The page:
Can you be a super leader?
“The top 10 companies on the Empathy Index increased in value more than twice as much as the bottom 10, and they generated 50% more earnings.”
How often do we attempt to understand things from someone else’s perspective? As an entrepreneur or small business leader, this skill is critical in human resources, but it also impacts your bottom line.
Empathy includes everything from how employees perceive you to whether customers are satisfied with your products or services. And while it’s often dismissed as overly “touchy-feely” or “wimpy and emotional,” practicing empathy is linked directly to financial gains, so ignore it at your own risk.
Why Empathy Drives Business Growth as Much as Solid Working Capital
According to the Harvard Business Review, empathy means understanding our emotional impact on others and making a change as a result. “It’s more important to a successful business than ever, correlating to growth, productivity, and earnings per employee,” HBR explained.
Need proof, check out the global Empathy Index, which analyzes the ethics, leadership, company culture, brand perception and public social media messaging of 170 companies listed on major financial indexes. Staggeringly, companies that performed well in “empathy” also had equally high overall business performance.
“The top 10 companies on the Empathy Index increased in value more than twice as much as the bottom 10, and they generated 50% more earnings (defined by market capitalization).”
5 easy steps for entrepreneurs to practice better empathy
Great business relationships, especially those involving growth capital and funding, start with a face-to-face understanding of the client’s needs, fears and goals.
As business partners, we’re always listening for ways to make our services more responsive. Renowned leadership advisors and empathy experts SYPartners recently published a list of 5 Ways to Cultivate Empathy, and it struck a chord. (This cutting-edge management consultancy also created an app called Unstuck that helps people understand what’s holding them back and how to move forward — it’s worth checking out.)
According to SYPartners, empathy enables leaders to “build stronger teams, design more ingenious solutions, and deepen their emotional intelligence, an increasingly covetable skill in the next era of business.”
Try their five proven ways of practicing empathy:
1. Put down your guard.
“Your ability to feel emotions is what triggers them in others. If you want to connect with someone, you have to let yourself be vulnerable, too.”
ACTION ITEM: It’s easy to dismiss chitchat around the office, but sometimes these genuine interactions can take your business relationships to the next level. When someone asks how you’re doing, be real with them. Share a story from your weekend or a challenge you’re facing right now. SYPartners recommends starting your meetings with a “pulse-check” to invite your team to share what they’re excited or anxious about. By getting real with your colleagues, even for a moment before jumping into business, you’ll be practicing empathy.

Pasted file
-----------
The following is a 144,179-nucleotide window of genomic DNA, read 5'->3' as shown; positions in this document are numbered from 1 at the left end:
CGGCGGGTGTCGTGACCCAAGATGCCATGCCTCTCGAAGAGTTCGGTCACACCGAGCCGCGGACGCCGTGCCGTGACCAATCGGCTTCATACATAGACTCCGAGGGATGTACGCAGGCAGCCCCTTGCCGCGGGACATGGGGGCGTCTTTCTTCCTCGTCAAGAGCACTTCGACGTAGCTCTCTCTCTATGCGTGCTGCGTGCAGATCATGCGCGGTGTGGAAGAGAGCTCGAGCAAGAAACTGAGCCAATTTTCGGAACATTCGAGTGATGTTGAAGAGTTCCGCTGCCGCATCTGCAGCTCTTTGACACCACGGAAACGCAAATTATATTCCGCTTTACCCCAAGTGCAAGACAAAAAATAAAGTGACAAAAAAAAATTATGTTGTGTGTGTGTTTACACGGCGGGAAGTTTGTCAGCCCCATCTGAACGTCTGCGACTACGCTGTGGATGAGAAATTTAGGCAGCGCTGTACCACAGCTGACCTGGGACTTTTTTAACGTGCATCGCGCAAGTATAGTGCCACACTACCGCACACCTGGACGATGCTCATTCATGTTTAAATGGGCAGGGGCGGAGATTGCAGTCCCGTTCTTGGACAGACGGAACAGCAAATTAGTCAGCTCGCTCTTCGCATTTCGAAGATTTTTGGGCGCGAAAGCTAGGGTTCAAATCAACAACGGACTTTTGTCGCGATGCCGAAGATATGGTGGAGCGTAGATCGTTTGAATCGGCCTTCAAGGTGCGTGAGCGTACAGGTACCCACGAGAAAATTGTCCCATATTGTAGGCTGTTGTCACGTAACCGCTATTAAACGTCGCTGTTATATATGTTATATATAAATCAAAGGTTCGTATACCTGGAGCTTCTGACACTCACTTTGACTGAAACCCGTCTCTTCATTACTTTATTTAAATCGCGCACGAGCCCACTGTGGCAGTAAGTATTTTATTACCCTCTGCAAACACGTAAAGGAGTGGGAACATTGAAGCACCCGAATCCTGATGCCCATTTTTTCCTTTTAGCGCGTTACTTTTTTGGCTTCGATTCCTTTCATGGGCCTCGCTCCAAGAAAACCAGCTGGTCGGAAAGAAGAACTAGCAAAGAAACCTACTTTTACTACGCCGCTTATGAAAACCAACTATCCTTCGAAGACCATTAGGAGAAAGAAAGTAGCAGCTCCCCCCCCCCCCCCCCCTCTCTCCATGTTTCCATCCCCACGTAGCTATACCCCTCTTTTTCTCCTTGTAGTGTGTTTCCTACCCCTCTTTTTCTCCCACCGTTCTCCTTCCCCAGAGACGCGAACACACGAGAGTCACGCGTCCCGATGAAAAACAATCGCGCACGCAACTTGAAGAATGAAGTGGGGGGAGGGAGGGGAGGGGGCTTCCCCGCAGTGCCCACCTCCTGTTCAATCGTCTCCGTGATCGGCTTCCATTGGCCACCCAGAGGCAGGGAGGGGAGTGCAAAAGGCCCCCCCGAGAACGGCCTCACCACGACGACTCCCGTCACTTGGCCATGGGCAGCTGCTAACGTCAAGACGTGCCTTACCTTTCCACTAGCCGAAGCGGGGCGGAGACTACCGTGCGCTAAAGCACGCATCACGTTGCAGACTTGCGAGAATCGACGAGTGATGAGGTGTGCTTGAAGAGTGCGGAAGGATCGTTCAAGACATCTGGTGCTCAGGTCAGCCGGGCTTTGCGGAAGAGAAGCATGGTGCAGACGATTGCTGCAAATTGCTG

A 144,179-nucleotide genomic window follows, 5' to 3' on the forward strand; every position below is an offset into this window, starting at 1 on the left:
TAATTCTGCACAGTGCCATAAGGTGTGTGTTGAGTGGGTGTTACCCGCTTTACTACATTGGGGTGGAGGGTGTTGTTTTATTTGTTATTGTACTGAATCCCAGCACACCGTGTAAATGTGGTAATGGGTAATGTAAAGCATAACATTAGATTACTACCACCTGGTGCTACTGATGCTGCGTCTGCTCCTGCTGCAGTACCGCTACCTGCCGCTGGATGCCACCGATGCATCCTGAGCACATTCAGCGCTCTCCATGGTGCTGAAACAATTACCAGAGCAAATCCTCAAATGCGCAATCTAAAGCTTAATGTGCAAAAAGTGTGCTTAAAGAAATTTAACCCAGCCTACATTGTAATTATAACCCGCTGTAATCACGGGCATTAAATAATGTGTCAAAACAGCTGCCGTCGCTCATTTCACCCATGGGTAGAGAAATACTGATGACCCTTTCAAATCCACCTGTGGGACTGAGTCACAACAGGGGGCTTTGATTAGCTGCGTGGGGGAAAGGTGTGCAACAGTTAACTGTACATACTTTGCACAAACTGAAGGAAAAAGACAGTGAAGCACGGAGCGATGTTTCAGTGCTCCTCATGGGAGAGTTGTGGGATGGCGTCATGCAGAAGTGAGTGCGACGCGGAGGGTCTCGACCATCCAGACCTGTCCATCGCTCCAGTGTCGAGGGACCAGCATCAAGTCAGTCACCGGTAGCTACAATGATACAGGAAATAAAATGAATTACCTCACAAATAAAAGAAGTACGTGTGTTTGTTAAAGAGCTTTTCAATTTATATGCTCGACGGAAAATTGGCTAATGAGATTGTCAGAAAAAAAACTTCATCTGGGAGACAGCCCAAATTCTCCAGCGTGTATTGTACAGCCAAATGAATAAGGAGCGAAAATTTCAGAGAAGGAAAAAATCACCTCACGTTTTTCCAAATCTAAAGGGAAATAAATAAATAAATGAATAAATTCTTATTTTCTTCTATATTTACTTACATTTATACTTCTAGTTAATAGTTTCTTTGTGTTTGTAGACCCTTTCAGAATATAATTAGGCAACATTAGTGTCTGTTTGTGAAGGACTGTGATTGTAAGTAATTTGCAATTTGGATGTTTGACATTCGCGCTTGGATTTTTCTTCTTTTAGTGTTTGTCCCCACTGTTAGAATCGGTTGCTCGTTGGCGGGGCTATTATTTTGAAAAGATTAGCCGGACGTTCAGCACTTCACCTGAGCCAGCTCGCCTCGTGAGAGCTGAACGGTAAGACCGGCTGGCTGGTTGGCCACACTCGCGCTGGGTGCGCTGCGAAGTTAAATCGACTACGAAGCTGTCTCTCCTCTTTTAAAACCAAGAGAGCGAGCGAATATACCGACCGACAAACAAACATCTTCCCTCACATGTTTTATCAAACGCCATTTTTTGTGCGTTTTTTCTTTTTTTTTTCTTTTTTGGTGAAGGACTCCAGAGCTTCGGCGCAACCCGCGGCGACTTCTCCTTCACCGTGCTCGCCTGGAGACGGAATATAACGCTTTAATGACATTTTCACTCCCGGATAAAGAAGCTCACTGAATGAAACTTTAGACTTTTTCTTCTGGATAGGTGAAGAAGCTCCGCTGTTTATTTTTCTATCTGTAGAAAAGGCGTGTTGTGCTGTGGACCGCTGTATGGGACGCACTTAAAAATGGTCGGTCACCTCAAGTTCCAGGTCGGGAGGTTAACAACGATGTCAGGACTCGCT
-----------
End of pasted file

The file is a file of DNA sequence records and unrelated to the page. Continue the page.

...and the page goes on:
2. Help others know they matter
“As Oprah often says: “Every human being is looking for one thing, and that is to be validated, to be seen and to be heard.” Your job as a leader is to help others know they matter.”
ACTION ITEM: In modern business, devices control our lives. Computers, tablets, smartphones and even smart watches. But they can also destroy our attention spans and ability to focus on the people around us. Can you go through an entire meeting without your gaze drifting to your screen? Often, that text or email can wait. When it matters most, give your full attention to the people around you — in face-to-face meetings, client conversations and critical moments with your staff.
3. Pay attention to body language
“Thousands of invitations for empathy cross your path every day. Do you notice them and shift your behavior, or do you let them glide past?”
ACTION ITEM: Your actions speak volumes, especially when you can pick up on subtle cues from your team’s body language — and then respond empathetically. In presentations, for example, notice how the room reacts to your comments. Pause to let key points sink in, allow curious minds to ask questions or shift your tone and topic if the message isn’t resonating. When you sense changes in your coworkers’ body language, these are visual reminders for you to acknowledge the mood and react accordingly.
4. Stand in someone else’s shoes
“It’s not always possible to get all the necessary voices at the table. But that doesn’t mean you can’t summon your imagination and best acting skills to pressure-test your team’s thinking.”
ACTION ITEM: True empathy comes from experiencing a situation from another perspective. SYPartners recommends that you take on personas in your next team meeting or workshop, assigning roles to each team member. By acting as skeptical customers, investors, competitors or a long-term client, they’ll be forced to take on those people’s characteristics — facing the challenges from a different point of view. You can also have the team interview these real people in advance to get a first-person perspective and immediate feedback.
5. Take a field trip
“It’s hard to get perspective when you sit at a desk every day. To better understand whom you’re designing for or collaborating with, go to them where they are and observe their routines.”
ACTION ITEM: Whether it’s a different team, department, office location or your client base, you’ll never get more first-hand experience than visiting where they work. Take your team on a “seeing exploration” to observe their environment, as SYPartners explains. Ask questions about how they operate on a daily basis, the major challenges they face, what they are proud of and even potentially how you can help out.